Climate change, space exploration, and scientific research in general, are areas where the US has been a world leader. However, it seems clear that an anti-intellectual wave of resistance has made its way across American politics in the last few years, leading to a "War on Science". This is really all part of greater cultural war going on in America, partially driven by floundering religious organizations, and partially in response to a swell of nationalism following the events of 9/11. This movement is so strong that even our own Prime Minister, Stephen Harper - always keen to keep in step with the Americans - has started his own war on science, muzzling scientists, cancelling decades-long and irreplaceable research projects, eliminating research grants, making the NRC cater to business interests, and abolishing the long-form census. And I could go on.

In Canada, any successor to Harper who starts to undo the damage he has affected on our scientific community in the last few years will be a hero regardless of affiliation, in my view. But I think that would be to stop short of what we genuinely need. If the Americans are bound to beat science down to the politics of idocracy as Stephen Harper has been doing, I think the world is ripe for someone else to grab that torch from them. We are known for having built the arm for the Americans' space vehicle. Why can't Canada build the next shuttle ourselves, and let the Americans' ride shotgun instead? How about not burying our heads in the sand over climate change as the Americans are doing; we can lead the charge in solutions to the worldwide energy problems? I would like to see the American and international scientists coming to Canada to get their work done, and have Canada reap the benefits of their brainpower.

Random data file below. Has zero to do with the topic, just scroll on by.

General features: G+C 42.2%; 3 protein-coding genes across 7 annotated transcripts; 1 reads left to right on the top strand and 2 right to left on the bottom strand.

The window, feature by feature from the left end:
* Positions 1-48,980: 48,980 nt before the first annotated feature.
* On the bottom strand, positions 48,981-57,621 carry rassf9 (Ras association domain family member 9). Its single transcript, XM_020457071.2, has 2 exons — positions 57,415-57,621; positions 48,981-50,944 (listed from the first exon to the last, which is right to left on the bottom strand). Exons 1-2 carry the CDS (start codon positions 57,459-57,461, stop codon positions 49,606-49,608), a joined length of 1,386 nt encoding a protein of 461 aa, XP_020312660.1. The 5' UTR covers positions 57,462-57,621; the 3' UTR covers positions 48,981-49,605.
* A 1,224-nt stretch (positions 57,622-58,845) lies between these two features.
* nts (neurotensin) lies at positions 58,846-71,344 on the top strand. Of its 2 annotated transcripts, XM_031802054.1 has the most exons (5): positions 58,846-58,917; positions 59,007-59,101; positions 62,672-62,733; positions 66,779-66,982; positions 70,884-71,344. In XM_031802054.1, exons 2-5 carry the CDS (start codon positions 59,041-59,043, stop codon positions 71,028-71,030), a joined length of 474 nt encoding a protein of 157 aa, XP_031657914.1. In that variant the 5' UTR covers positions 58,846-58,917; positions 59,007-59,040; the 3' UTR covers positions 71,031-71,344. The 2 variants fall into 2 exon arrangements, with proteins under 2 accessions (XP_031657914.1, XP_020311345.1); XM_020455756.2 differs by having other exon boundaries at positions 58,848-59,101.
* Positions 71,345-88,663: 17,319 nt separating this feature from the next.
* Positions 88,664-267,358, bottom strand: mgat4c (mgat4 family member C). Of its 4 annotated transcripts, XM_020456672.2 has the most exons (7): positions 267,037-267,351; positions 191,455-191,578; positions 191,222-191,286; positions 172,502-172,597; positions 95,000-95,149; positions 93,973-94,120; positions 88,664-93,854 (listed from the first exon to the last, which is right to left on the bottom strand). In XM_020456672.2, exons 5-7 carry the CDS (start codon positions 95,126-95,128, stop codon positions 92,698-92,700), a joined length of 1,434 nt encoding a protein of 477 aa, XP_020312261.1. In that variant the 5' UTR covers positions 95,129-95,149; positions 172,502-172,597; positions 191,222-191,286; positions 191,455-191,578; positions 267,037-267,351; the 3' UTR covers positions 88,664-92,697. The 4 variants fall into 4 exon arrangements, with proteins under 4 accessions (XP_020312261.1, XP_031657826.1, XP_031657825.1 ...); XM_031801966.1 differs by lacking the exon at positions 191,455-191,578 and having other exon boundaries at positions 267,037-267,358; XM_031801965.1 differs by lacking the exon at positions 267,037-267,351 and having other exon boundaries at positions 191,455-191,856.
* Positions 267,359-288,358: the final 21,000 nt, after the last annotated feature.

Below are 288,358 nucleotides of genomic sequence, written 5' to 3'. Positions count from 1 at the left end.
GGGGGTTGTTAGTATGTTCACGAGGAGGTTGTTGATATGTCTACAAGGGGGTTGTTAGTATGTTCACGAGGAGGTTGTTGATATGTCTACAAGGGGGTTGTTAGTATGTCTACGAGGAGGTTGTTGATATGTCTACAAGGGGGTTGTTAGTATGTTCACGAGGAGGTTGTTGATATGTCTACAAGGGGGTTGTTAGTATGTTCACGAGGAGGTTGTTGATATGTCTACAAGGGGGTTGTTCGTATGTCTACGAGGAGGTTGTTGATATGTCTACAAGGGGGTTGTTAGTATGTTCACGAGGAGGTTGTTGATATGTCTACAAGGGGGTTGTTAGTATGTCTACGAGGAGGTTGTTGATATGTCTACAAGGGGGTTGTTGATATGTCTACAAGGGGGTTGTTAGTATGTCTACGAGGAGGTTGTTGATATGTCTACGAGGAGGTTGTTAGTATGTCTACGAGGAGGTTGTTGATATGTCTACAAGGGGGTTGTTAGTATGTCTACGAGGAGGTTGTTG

Behold, the mighty Canadarm! Tremble in our majesty, oh ye nations of the Earth!